Fresh new plutonium 238, for the first time in 30 years!

The US Department of Energy, authorized last year to resume production of Pu238, has just announced production of a 50-gram sample.  This isn’t enough to do anything useful, but it validates the restarted production system at Oak Ridge National Laboratory.  THis is vital to the future of robotic space exploration, because Pu238 is the best substance to power a spacecraft via radioisotope thermoelectric generator, and even after buying up Russia’s entire stockpile, we’re very nearly out.  We have maybe enough for two or three missions, provided they happen fairly soon: the Pu238 is decaying all the time, so the longer we wait, the less of it we still have.  That plutonium is presently earmarked for the next Mars rover and a probe to Jupiter’s moon Europa.

Plutonium 238 is a fairly useless isotope, from a fission standpoint.  It does decay radioactively, but it can’t be made to produce a fission chain reaction.  This makes it useless for nuclear reactors and for nuclear bombs.  It can’t even be produced as a byproduct of Pu239 production.  The only thing it is good for is RTGs, which convert the heat emitted as it decays into electricity.  But people are fearful anytime radiation or plutonium are mentioned, and so the DoE has been forbidden to produce any more for a long time.  But finally the blinkers have lifted, and this important resource is being produced again.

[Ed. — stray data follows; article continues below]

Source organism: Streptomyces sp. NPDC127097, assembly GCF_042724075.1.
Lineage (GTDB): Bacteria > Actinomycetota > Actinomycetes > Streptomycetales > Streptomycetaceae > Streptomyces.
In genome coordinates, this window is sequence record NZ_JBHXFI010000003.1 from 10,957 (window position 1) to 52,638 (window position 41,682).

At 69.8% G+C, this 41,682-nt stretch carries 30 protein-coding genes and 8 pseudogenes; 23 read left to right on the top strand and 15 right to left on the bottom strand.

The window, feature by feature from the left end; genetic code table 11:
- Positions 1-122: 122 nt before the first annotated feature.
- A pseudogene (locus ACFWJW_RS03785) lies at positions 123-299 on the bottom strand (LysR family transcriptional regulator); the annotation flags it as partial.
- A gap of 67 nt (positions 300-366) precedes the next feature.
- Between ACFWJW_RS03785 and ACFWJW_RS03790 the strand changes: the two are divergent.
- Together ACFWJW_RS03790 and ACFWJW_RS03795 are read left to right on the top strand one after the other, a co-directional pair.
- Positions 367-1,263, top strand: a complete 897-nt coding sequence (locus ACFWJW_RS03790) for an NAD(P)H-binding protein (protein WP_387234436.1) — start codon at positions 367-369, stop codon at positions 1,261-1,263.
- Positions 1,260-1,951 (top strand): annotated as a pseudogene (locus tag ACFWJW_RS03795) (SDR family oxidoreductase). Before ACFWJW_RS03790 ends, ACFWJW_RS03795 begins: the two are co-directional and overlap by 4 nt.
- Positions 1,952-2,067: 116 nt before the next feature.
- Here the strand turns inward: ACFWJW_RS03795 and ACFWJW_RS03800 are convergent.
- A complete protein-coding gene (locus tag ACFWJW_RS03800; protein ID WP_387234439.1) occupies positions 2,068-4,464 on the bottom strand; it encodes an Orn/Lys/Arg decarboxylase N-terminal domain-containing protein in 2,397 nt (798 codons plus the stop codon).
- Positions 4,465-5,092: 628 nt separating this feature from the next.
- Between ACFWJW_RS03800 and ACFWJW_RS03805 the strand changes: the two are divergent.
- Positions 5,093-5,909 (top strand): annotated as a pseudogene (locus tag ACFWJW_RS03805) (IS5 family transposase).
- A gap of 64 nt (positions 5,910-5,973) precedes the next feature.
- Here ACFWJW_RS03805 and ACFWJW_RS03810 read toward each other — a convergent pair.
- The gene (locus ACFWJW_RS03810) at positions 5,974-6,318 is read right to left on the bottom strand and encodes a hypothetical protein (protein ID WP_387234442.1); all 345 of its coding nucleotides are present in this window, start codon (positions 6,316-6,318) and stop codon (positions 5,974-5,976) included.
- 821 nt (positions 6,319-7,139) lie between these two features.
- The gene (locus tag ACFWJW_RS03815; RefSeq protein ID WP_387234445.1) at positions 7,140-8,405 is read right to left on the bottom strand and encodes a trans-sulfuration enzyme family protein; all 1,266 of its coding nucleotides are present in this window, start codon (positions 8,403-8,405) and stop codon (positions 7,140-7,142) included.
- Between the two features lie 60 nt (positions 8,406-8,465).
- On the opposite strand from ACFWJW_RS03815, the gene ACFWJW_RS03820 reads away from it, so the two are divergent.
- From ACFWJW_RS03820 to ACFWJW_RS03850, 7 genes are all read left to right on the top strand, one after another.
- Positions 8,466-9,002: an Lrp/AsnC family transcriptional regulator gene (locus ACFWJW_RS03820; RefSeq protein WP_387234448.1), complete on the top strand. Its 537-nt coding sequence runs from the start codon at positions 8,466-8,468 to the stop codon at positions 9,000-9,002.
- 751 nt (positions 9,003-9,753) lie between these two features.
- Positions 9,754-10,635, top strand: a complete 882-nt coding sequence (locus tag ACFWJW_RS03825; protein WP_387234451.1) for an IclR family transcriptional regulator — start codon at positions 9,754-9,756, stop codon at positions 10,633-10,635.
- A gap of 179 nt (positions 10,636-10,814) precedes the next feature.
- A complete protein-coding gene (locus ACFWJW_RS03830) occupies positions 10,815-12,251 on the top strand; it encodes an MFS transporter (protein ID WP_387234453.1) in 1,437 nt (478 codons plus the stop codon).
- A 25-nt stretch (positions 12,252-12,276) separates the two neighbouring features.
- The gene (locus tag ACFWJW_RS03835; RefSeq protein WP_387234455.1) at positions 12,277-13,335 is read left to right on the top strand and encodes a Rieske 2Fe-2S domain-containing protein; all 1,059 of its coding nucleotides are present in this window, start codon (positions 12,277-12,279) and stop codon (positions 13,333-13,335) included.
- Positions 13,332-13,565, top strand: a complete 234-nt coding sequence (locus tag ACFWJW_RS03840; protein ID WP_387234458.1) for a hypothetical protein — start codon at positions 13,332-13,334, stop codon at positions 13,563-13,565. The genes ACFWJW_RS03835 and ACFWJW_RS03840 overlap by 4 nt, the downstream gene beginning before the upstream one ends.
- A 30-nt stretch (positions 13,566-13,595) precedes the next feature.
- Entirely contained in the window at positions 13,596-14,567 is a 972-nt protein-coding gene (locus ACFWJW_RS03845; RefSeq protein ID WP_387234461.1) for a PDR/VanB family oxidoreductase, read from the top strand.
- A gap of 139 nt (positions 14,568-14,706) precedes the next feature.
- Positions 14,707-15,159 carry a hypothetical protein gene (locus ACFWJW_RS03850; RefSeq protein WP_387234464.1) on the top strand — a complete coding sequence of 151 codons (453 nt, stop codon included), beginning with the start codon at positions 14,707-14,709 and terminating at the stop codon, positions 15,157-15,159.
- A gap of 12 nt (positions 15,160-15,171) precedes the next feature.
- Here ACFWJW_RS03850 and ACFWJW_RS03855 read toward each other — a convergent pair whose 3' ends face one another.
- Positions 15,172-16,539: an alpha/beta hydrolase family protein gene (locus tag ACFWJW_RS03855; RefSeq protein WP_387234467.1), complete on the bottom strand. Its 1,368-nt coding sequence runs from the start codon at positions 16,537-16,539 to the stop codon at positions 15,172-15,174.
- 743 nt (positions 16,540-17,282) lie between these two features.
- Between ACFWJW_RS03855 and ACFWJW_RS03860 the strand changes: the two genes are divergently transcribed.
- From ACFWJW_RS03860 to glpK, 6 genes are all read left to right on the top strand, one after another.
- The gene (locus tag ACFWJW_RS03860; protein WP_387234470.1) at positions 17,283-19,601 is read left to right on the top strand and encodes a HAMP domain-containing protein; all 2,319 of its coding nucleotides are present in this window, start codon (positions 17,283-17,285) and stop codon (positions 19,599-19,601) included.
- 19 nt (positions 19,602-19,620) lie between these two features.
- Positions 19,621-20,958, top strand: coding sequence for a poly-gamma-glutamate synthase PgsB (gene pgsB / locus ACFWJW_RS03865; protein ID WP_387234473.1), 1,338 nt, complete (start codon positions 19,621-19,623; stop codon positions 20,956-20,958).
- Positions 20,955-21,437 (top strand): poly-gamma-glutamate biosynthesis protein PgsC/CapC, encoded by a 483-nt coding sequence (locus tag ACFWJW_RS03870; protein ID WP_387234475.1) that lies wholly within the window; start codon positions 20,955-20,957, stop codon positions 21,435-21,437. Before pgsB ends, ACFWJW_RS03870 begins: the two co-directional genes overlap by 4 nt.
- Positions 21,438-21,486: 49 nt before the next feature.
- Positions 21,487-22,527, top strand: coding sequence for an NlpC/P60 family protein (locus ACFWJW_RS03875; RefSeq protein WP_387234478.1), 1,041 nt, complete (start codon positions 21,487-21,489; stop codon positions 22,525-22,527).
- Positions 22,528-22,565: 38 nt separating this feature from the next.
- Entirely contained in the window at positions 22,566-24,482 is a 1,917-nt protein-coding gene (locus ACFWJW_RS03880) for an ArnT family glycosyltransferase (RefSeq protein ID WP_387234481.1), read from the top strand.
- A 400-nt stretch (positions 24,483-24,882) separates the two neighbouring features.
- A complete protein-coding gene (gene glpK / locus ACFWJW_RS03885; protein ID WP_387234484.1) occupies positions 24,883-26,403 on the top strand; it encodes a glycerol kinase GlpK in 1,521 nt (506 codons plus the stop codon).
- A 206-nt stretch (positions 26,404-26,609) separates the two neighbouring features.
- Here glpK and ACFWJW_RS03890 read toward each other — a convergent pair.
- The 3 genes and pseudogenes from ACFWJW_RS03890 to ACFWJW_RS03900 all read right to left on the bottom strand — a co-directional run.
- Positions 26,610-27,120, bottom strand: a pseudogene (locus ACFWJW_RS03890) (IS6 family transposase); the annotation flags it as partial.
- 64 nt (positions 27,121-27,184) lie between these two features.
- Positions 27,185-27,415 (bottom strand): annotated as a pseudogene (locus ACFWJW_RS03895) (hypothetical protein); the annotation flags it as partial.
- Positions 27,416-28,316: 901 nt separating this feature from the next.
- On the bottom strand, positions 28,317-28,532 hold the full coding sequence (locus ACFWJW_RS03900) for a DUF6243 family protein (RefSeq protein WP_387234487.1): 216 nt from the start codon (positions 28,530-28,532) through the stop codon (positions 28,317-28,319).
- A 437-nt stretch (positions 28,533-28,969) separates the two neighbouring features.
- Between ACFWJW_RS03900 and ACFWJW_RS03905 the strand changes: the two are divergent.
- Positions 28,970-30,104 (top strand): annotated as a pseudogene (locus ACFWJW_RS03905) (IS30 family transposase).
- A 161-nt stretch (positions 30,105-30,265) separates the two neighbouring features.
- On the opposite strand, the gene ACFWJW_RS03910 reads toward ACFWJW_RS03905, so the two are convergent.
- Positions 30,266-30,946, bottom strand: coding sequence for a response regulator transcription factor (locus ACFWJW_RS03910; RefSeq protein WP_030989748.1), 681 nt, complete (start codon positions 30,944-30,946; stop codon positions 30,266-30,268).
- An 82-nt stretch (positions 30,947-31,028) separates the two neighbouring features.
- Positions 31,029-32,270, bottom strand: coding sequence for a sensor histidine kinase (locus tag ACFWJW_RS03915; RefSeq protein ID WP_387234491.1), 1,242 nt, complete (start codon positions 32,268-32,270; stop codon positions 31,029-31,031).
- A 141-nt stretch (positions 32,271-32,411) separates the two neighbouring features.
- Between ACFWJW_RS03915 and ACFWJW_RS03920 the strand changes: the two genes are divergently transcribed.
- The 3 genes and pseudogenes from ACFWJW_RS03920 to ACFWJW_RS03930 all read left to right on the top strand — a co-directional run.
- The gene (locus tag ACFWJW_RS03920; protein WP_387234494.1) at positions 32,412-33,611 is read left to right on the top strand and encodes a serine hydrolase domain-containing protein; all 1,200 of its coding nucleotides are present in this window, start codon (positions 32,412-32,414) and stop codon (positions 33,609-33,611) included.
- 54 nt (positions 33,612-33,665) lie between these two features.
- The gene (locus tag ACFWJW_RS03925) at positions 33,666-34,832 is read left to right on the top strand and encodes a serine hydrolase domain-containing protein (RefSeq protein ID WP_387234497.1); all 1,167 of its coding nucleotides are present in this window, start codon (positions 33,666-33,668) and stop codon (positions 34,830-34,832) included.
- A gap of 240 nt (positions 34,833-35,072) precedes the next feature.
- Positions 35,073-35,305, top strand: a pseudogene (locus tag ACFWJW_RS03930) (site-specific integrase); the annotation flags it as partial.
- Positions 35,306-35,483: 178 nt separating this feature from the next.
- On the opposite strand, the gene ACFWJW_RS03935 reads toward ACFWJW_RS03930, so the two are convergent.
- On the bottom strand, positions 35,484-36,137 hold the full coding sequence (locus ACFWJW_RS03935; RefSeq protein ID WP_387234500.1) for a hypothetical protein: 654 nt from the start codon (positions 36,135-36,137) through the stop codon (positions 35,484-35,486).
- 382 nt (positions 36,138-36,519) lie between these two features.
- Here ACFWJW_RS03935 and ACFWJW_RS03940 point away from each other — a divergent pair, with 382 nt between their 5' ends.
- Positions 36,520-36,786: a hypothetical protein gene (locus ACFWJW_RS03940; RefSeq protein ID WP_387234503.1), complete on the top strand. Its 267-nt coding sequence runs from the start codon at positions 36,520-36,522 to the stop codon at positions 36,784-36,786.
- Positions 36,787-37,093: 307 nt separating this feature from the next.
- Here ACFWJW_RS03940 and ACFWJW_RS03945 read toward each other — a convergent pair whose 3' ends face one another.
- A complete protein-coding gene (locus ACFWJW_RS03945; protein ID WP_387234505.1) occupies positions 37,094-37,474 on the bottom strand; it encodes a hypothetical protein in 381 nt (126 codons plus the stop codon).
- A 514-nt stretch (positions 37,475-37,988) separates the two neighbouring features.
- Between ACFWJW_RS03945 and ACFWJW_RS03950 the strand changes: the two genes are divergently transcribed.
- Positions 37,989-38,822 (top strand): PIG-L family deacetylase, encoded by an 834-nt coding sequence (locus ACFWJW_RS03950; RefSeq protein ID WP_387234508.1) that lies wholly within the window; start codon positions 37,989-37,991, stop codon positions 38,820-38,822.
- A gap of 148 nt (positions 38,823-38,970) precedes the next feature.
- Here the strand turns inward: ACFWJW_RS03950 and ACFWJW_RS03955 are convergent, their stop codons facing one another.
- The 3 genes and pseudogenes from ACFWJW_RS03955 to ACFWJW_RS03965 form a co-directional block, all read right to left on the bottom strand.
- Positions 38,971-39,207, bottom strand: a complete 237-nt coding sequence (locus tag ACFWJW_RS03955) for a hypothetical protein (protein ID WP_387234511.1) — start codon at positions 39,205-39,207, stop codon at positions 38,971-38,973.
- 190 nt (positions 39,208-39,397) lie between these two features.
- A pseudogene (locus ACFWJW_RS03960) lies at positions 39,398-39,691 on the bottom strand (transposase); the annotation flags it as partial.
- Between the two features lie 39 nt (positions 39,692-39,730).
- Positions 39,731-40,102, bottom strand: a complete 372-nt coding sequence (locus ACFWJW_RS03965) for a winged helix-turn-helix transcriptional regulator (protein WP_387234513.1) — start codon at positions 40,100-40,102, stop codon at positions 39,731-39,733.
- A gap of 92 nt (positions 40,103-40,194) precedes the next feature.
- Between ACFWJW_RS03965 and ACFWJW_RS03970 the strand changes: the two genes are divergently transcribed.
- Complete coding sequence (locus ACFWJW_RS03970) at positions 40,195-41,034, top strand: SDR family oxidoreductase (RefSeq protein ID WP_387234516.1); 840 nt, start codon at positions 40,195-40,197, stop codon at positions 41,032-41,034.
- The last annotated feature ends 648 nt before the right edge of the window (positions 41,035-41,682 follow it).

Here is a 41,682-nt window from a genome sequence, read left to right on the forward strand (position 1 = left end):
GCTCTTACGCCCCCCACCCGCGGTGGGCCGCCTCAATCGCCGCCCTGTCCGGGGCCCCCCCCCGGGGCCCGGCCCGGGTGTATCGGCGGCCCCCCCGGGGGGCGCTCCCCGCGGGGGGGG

Now . . . I can haz Titan Mare Explorer, plz?


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